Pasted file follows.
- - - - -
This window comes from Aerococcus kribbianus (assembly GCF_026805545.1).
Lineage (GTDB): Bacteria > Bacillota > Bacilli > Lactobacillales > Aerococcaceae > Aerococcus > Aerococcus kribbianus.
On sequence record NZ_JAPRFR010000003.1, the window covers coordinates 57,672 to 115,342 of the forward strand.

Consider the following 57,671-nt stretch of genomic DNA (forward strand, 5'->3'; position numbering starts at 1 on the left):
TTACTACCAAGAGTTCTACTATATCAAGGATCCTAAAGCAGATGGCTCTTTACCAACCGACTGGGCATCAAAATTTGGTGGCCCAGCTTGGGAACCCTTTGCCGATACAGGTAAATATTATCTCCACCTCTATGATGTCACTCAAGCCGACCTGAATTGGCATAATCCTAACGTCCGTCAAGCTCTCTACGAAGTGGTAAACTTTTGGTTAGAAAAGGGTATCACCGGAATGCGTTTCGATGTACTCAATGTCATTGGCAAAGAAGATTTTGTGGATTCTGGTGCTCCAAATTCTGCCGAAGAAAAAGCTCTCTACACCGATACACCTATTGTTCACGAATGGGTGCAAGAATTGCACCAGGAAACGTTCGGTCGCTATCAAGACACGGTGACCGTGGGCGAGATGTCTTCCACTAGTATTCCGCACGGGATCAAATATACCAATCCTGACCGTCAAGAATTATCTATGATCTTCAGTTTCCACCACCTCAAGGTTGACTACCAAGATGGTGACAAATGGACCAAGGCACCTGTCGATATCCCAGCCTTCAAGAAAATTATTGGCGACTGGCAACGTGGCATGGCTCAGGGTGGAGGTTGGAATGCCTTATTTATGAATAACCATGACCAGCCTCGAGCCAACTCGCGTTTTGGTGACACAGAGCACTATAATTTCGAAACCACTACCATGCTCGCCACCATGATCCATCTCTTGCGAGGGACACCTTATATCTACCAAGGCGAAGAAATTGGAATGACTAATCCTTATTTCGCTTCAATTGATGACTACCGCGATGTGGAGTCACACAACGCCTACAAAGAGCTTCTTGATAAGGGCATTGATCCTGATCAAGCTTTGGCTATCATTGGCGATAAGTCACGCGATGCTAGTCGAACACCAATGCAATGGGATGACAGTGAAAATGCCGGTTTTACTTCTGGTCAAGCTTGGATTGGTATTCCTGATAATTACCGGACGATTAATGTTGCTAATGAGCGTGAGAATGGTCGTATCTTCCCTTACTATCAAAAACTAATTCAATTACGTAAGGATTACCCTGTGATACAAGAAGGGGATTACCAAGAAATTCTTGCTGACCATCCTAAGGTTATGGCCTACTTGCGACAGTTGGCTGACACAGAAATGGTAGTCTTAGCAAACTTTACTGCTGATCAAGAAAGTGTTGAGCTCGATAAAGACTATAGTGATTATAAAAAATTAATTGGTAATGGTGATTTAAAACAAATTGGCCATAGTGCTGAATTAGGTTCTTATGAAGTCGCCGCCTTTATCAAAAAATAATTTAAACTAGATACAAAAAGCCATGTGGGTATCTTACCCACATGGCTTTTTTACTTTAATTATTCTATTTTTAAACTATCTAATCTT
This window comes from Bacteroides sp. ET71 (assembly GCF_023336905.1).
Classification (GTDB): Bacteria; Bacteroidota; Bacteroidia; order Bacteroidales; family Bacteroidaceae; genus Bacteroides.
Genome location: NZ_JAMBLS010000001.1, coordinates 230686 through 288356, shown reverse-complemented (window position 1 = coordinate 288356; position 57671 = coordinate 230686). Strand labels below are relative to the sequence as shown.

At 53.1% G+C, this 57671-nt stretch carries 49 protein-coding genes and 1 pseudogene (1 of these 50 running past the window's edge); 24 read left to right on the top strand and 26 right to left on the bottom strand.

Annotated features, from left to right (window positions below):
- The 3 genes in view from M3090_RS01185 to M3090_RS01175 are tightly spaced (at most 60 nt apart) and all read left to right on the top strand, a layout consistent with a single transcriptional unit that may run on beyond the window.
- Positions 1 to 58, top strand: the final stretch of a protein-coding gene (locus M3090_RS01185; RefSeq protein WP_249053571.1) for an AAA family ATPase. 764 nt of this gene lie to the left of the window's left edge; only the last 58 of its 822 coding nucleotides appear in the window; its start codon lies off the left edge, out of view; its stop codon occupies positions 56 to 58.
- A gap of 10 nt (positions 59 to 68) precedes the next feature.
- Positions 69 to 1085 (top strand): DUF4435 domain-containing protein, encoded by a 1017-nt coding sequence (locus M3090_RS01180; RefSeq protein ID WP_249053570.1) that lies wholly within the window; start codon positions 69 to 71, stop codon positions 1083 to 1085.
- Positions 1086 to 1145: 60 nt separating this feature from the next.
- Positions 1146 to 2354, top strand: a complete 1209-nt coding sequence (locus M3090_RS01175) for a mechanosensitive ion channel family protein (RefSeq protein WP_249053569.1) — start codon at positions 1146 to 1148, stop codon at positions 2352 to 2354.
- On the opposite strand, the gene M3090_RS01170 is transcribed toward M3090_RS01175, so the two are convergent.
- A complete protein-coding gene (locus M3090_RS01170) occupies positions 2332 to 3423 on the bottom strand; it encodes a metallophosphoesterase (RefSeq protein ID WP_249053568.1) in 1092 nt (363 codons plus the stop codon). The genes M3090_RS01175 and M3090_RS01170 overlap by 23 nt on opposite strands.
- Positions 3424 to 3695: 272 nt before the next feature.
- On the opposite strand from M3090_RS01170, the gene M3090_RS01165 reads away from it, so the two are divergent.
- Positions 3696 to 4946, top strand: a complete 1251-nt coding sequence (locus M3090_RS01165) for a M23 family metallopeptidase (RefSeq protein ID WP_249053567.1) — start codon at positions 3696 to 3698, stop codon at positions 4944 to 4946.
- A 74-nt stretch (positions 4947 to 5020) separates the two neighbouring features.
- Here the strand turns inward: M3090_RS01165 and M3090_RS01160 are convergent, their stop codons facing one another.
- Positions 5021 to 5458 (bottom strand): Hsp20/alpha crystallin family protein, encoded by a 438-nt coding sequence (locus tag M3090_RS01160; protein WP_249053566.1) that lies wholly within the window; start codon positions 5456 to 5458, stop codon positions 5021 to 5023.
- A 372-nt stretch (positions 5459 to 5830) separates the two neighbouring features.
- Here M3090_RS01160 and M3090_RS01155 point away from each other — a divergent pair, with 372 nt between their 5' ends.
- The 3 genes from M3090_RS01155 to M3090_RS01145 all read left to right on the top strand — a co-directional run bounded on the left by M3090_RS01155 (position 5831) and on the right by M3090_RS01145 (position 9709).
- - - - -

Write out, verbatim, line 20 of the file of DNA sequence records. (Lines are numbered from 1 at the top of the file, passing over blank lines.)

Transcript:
- On the opposite strand from M3090_RS01170, the gene M3090_RS01165 reads away from it, so the two are divergent.